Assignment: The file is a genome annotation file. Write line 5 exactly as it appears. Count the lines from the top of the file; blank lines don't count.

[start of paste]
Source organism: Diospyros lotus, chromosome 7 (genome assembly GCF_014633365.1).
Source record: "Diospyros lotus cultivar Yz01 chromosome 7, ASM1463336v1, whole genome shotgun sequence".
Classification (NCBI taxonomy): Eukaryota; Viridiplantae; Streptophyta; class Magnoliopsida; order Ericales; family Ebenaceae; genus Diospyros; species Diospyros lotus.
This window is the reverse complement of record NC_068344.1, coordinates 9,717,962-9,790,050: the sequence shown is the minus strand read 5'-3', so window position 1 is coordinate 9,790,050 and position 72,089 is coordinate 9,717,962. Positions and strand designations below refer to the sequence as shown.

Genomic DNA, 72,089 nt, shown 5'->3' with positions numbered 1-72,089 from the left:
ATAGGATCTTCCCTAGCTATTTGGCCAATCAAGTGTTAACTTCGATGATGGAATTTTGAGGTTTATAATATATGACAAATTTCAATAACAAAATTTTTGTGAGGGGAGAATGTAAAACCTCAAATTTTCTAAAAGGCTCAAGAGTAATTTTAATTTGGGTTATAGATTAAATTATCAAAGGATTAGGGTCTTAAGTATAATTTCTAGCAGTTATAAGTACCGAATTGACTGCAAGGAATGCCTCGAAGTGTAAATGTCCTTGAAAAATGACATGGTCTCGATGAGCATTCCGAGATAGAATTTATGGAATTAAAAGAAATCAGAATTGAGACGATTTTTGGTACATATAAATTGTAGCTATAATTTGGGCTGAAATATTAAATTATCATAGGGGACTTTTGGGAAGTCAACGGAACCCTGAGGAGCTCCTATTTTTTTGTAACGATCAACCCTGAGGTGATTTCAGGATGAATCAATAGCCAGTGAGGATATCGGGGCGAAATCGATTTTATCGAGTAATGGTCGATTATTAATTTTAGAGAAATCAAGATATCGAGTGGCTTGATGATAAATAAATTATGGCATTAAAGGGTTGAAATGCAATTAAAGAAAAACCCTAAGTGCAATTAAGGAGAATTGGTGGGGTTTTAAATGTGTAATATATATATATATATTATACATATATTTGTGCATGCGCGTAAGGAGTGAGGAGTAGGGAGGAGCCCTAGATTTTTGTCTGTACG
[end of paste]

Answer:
Genomic DNA, 72,089 nt, shown 5'->3' with positions numbered 1-72,089 from the left: